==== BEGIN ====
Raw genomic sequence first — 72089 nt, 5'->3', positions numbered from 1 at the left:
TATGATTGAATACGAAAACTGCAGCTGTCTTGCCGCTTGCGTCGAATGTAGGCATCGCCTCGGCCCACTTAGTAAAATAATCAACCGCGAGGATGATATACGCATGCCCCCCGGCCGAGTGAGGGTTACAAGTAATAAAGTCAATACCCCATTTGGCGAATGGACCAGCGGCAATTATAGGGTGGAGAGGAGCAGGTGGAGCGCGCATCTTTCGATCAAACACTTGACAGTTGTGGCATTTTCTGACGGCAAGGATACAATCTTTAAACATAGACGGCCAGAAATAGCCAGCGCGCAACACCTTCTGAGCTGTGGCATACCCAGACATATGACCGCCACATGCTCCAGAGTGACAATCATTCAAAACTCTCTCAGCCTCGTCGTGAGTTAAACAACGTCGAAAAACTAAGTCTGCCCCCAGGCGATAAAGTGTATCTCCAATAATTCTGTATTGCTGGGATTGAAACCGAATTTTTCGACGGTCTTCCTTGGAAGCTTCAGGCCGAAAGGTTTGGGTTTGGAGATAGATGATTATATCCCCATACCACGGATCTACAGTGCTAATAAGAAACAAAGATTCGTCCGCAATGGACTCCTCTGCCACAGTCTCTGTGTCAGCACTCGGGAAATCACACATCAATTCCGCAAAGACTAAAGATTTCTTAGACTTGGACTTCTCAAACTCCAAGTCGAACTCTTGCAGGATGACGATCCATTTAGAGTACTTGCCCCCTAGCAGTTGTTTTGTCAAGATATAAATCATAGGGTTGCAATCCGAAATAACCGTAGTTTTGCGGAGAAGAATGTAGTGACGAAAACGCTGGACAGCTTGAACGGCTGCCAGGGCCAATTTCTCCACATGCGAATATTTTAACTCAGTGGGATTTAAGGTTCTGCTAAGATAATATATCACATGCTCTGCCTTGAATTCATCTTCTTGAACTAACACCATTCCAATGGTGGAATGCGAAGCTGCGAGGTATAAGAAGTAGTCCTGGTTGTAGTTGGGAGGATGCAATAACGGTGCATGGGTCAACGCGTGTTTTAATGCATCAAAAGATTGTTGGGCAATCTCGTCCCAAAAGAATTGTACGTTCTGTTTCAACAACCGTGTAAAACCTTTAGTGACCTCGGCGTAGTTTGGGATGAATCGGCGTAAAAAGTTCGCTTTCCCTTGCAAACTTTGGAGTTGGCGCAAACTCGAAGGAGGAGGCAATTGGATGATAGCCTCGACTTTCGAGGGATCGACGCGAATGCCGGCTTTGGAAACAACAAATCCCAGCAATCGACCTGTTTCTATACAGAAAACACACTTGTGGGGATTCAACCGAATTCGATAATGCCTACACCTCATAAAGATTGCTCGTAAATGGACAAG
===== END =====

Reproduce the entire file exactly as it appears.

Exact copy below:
Raw genomic sequence first — 72089 nt, 5'->3', positions numbered from 1 at the left:
TATGATTGAATACGAAAACTGCAGCTGTCTTGCCGCTTGCGTCGAATGTAGGCATCGCCTCGGCCCACTTAGTAAAATAATCAACCGCGAGGATGATATACGCATGCCCCCCGGCCGAGTGAGGGTTACAAGTAATAAAGTCAATACCCCATTTGGCGAATGGACCAGCGGCAATTATAGGGTGGAGAGGAGCAGGTGGAGCGCGCATCTTTCGATCAAACACTTGACAGTTGTGGCATTTTCTGACGGCAAGGATACAATCTTTAAACATAGACGGCCAGAAATAGCCAGCGCGCAACACCTTCTGAGCTGTGGCATACCCAGACATATGACCGCCACATGCTCCAGAGTGACAATCATTCAAAACTCTCTCAGCCTCGTCGTGAGTTAAACAACGTCGAAAAACTAAGTCTGCCCCCAGGCGATAAAGTGTATCTCCAATAATTCTGTATTGCTGGGATTGAAACCGAATTTTTCGACGGTCTTCCTTGGAAGCTTCAGGCCGAAAGGTTTGGGTTTGGAGATAGATGATTATATCCCCATACCACGGATCTACAGTGCTAATAAGAAACAAAGATTCGTCCGCAATGGACTCCTCTGCCACAGTCTCTGTGTCAGCACTCGGGAAATCACACATCAATTCCGCAAAGACTAAAGATTTCTTAGACTTGGACTTCTCAAACTCCAAGTCGAACTCTTGCAGGATGACGATCCATTTAGAGTACTTGCCCCCTAGCAGTTGTTTTGTCAAGATATAAATCATAGGGTTGCAATCCGAAATAACCGTAGTTTTGCGGAGAAGAATGTAGTGACGAAAACGCTGGACAGCTTGAACGGCTGCCAGGGCCAATTTCTCCACATGCGAATATTTTAACTCAGTGGGATTTAAGGTTCTGCTAAGATAATATATCACATGCTCTGCCTTGAATTCATCTTCTTGAACTAACACCATTCCAATGGTGGAATGCGAAGCTGCGAGGTATAAGAAGTAGTCCTGGTTGTAGTTGGGAGGATGCAATAACGGTGCATGGGTCAACGCGTGTTTTAATGCATCAAAAGATTGTTGGGCAATCTCGTCCCAAAAGAATTGTACGTTCTGTTTCAACAACCGTGTAAAACCTTTAGTGACCTCGGCGTAGTTTGGGATGAATCGGCGTAAAAAGTTCGCTTTCCCTTGCAAACTTTGGAGTTGGCGCAAACTCGAAGGAGGAGGCAATTGGATGATAGCCTCGACTTTCGAGGGATCGACGCGAATGCCGGCTTTGGAAACAACAAATCCCAGCAATCGACCTGTTTCTATACAGAAAACACACTTGTGGGGATTCAACCGAATTCGATAATGCCTACACCTCATAAAGATTGCTCGTAAATGGACAAG